EU Taxonomy

What is the Sustainable Finance Taxonomy and its purpose? 

The European Commission has published a green finance rulebook, that establishes a common language of what economic projects and initiatives are considered ‘sustainable’.


With this and other measures, the European Commission aims to direct investments towards sustainable commercial activities. This means that over the coming years, the sustainability level of each business activity will influence its access to funding.  

What are the limitations of taxonomy as it currently stands?  

In order to apply the EU taxonomy to a rapidly evolving economic environment, the regulation provides a broad categorisation identifying ‘sustainable’ activities. The Commission provides guidance to companies and investors on how to interpret these categories through notices that can be amended, if needed, due to technological and economic developments.

The notice considers both the purchase of a zero-emission vehicle component and its installation in the car by a vehicle manufacturer as sustainable business activities, but does not recognise the production of that very same component as sustainable.

This approach will refrain investors from focusing on automotive supply companies, risking their innovation capacity in the midst of an unparalleled mobility transformation. 

How will a #FairTaxonomy enable a swift transition?

In order for automotive suppliers to be able to deliver sustainable solutions faster: 


• The European Commission should amend its notice so that economic activities related to component production are subject to the same conditions as the manufacturing or assembly of the final product, if their use in a zero-tailpipe emission vehicle can be verified.


• Additional measures may also be needed for enabling activities upstream in the supply chain, which have a degree of separation but are indirectly linked to the assembly of the final product.   


The transition to carbon-neutral mobility will not succeed without the contribution of the entire supply chain. Automotive suppliers are asking for a fair taxonomy that equally recognises sustainable activities within sectors and facilitates investments along the supply chain to ensure the success of the green transition.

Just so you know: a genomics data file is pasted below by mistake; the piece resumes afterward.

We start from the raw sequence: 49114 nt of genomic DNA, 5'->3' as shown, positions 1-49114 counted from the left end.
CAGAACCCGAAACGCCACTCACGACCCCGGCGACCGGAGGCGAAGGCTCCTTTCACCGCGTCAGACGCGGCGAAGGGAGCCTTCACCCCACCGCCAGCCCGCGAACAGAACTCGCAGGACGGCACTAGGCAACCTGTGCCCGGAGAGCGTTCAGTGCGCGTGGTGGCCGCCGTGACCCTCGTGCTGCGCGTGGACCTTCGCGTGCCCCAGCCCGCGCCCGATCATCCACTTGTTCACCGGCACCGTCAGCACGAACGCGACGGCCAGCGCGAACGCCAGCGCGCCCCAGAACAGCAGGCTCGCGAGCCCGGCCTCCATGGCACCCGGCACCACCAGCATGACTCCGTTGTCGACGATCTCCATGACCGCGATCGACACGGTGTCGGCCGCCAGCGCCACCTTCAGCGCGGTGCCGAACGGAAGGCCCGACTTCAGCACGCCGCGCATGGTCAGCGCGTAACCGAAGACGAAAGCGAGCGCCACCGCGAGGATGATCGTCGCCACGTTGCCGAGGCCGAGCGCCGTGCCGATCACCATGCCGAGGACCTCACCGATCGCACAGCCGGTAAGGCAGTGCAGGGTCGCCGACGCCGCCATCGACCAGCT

The EU Sustainable Finance Taxonomy should recognise the role played by automotive suppliers. In the current delegated act, EV component production is not eligible as sustainable investment, as is the case for vehicle assembly. Key R&D and manufacturing activities of technologies related to EVs may find it harder to be recognised as sustainable investments, where activities related to the assembly of the vehicles are. This could reduce the required funding towards critical innovation, and puts at risk the success of the transition.

Benjamin Krieger

CLEPA Secretary General

Industry leaders call for a #FairTaxonomy

Electromobility and mobility transition

of the cost to produce each electric vehicle comes from its components
of total R&D investments come from automotive suppliers.
€20 billion
is what automotive suppliers annually invest in capital expenditures (machinery, plants) and R&D, to deliver e-mobility. 

Zero-emission vehicles are systems of components, from powertrain and electronic architecture to interior and exterior design. If these cars are considered ‘sustainable’, shouldn’t the approach be the same for their parts? 
Skills for the future
According to the last CLEPA Pulse Check, 78% of auto suppliers are committed to upskilling/reskilling their workforce.